NIACE welcomes Youth Contract expansion25 January 2013
NIACE warmly welcomes the expansion of the Youth Contract, announced by the Department for Education (DfE) last week, because evidence shows that young people with no qualifications, young offenders and those who have been in care are often the furthest away from learning and work.
The DfE announced that an additional 15,500 young people, aged 16-17, would be eligible for support through the Youth Contract – the Government’s flagship programme to tackle youth unemployment. Whilst the Youth Contract is primarily targeted at unemployed young people aged 18-24, since its launch in April 2012, a proportion of funding has been focussed upon engaging 16-17 year olds not in education, employment or training, with no GCSEs at grade A*-C. Many professionals in the youth sector criticised this eligibility criteria as being too narrow and limited to effectively address the scale of the problem and to make a real difference to young people’s lives.
The changes introduced last week mean that three groups of young people aged 16-17, will now be entitled to support:
- Young people with one GCSE at grade A*-C.
- Young people who have been released from custody.
- Young people who are or were in care.
The support that these young people will gain access to will include mentoring on issues such as personal finance, health and wellbeing, skills training, literacy and numeracy support, and job search skills.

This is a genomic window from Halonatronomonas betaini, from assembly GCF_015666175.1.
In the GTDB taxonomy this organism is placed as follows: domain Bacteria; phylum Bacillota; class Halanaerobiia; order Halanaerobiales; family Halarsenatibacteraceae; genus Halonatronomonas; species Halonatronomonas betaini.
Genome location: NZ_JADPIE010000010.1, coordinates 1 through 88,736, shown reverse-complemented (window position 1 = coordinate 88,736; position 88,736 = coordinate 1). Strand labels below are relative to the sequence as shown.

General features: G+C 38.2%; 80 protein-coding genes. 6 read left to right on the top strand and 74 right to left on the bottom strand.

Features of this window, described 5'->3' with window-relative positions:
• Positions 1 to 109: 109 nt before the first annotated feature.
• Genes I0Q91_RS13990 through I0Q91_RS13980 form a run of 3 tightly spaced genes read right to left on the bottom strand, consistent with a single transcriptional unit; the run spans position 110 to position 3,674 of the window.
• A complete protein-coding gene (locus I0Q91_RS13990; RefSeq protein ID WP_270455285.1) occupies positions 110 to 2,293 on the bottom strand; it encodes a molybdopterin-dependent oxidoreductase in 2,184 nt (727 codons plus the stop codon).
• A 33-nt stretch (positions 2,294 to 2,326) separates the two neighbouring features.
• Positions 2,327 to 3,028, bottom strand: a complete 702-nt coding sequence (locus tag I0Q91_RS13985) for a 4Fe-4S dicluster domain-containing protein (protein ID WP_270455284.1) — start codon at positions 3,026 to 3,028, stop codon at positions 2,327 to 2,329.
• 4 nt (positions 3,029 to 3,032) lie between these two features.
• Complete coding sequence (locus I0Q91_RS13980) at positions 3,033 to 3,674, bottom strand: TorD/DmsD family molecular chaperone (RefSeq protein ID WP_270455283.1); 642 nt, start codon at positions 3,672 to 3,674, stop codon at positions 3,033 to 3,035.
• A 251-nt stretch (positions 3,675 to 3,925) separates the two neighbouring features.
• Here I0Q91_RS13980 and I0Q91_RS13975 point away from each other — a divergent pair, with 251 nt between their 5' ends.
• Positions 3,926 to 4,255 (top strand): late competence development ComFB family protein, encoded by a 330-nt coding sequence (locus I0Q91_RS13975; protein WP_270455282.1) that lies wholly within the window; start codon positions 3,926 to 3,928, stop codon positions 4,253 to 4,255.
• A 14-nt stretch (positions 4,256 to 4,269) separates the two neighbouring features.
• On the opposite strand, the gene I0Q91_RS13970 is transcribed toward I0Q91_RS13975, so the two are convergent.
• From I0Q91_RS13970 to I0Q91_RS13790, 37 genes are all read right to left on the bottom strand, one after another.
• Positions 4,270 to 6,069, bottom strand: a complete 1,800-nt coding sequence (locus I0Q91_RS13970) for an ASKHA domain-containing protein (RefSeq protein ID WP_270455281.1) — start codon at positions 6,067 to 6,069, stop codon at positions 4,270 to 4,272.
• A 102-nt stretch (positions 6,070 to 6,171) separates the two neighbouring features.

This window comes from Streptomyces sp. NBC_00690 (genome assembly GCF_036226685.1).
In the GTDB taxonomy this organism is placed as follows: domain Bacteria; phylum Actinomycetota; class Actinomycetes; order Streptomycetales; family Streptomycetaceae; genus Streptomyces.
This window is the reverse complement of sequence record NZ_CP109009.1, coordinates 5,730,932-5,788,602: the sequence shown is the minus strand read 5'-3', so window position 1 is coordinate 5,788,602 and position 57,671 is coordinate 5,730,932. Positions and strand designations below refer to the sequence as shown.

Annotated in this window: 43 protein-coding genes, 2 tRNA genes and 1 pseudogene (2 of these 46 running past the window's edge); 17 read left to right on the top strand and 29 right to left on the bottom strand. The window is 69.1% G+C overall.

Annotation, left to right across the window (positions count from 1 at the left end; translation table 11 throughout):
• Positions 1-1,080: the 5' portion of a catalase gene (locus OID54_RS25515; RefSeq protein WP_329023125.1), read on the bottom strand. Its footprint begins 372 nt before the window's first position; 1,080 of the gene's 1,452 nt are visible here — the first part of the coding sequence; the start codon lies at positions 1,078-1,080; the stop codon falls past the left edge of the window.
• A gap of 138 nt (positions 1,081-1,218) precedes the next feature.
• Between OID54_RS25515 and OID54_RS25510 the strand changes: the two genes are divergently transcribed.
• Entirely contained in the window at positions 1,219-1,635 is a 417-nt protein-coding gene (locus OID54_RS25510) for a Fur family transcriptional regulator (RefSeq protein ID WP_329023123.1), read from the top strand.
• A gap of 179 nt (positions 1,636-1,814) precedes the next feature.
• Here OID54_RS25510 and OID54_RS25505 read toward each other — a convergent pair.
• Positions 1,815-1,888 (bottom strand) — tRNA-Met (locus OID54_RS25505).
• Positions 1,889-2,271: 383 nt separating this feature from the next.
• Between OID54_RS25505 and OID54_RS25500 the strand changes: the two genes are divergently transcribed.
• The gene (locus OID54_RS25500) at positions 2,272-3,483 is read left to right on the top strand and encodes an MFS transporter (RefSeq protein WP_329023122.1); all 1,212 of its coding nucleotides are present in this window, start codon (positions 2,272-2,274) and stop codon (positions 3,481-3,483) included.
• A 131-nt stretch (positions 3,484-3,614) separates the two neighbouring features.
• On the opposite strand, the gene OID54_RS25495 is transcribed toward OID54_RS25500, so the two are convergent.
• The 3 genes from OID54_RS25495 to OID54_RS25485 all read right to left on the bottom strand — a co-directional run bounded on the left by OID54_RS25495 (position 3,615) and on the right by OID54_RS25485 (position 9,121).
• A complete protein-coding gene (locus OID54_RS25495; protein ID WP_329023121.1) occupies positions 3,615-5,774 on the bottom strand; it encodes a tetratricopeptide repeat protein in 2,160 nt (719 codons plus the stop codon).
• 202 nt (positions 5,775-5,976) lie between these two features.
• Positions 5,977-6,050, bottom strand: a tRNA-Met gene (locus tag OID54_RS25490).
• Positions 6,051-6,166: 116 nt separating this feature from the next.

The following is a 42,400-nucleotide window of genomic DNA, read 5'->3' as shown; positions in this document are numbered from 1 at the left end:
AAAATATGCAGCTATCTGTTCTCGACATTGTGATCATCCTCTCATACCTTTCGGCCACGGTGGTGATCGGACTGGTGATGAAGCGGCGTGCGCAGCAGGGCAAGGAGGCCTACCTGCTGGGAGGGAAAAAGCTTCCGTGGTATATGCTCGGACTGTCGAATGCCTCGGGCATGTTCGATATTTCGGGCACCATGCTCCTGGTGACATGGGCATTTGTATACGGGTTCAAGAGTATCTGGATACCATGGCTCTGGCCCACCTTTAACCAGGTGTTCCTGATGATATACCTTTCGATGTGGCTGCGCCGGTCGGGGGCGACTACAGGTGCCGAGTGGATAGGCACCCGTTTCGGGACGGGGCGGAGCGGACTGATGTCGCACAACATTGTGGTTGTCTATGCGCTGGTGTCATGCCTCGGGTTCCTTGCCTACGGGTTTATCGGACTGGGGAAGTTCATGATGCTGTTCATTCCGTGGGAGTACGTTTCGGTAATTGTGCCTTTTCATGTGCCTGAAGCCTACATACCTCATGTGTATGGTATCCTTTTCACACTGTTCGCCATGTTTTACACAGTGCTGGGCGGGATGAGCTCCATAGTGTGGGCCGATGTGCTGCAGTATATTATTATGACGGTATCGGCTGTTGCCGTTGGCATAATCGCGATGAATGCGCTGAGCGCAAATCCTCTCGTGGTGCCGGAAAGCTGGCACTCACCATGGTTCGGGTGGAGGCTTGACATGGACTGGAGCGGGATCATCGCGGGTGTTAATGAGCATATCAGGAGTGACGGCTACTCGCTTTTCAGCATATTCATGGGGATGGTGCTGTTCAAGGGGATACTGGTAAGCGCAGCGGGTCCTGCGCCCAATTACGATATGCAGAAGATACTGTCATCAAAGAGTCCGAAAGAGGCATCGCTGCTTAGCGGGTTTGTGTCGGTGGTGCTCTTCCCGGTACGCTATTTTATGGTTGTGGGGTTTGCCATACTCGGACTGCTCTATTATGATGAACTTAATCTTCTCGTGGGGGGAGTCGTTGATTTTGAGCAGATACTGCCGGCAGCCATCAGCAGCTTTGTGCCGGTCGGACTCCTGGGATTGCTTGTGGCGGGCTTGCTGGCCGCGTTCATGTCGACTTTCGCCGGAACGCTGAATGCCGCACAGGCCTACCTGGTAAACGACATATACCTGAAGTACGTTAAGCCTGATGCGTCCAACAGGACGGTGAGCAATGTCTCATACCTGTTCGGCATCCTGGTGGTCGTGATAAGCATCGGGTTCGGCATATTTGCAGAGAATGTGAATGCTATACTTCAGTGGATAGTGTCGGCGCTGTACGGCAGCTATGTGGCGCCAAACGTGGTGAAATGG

Dr Fiona Aldridge, Head of Learning for Work at NIACE, said:
“NIACE welcomes the expansion of the Youth Contract because these young people have few education and employment options in the current economic climate and in addition, the network of organisations supporting them is increasingly over-stretched. Additional help to re-engage with learning, overcome barriers to employment and address some of the complex difficulties that they face in their lives will play an important part in enabling some of these young people to break cycles of disadvantage.”
At a 2012 NIACE conference – Supporting Young Adult Care Leavers into Work – a number of care leavers spoke about the difficulties they encounter and the support they receive. One care leaver said:
“It can be hard to know who to go to for advice about getting a job. Just things like how to apply and what to do at an interview. I didn’t even know what I should wear. Sometimes the information is really confusing. I’ve had so many different support workers; I have to tell them, over and over again, what I want to do. It would help to have one single professional who I could go to for work advice and support – somebody who knows about all the different options and can help me to focus and achieve my goals.”
Dr Fiona Aldridge continued:
“Whilst NIACE welcomes additional support for young people with no or few qualifications, care leavers and young offenders, there are hundreds of thousands of other young people, with specific needs and circumstances, who could also benefit significantly from targeted and intensive support. Young adult carers, for example, as a consequence of their caring responsibilities, often find it particularly difficult to achieve their learning potential and to secure employment; they are more likely to be NEET than other young people and experience high levels of poverty and disadvantage.
Amidst ongoing cuts to services and support for young people, it is important that the difficulties and needs of many other young people are not forgotten amongst the welcome expansion of the Youth Contract.”